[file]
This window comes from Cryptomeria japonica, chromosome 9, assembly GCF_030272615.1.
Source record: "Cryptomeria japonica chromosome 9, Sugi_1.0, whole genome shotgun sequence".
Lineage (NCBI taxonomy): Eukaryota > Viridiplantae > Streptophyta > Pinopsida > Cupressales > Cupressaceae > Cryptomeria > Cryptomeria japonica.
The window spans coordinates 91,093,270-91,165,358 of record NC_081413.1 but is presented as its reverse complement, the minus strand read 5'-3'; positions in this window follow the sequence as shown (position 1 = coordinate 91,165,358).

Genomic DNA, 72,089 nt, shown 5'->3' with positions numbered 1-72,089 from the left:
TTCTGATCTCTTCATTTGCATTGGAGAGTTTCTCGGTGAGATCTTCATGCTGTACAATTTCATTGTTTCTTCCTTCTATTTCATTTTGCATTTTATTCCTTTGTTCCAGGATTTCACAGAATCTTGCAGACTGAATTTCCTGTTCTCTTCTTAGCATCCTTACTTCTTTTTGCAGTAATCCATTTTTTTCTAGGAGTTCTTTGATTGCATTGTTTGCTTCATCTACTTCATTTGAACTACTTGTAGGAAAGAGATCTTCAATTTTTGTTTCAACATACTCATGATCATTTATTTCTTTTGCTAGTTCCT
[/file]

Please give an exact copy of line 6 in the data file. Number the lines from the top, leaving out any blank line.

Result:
TTCTGATCTCTTCATTTGCATTGGAGAGTTTCTCGGTGAGATCTTCATGCTGTACAATTTCATTGTTTCTTCCTTCTATTTCATTTTGCATTTTATTCCTTTGTTCCAGGATTTCACAGAATCTTGCAGACTGAATTTCCTGTTCTCTTCTTAGCATCCTTACTTCTTTTTGCAGTAATCCATTTTTTTCTAGGAGTTCTTTGATTGCATTGTTTGCTTCATCTACTTCATTTGAACTACTTGTAGGAAAGAGATCTTCAATTTTTGTTTCAACATACTCATGATCATTTATTTCTTTTGCTAGTTCCT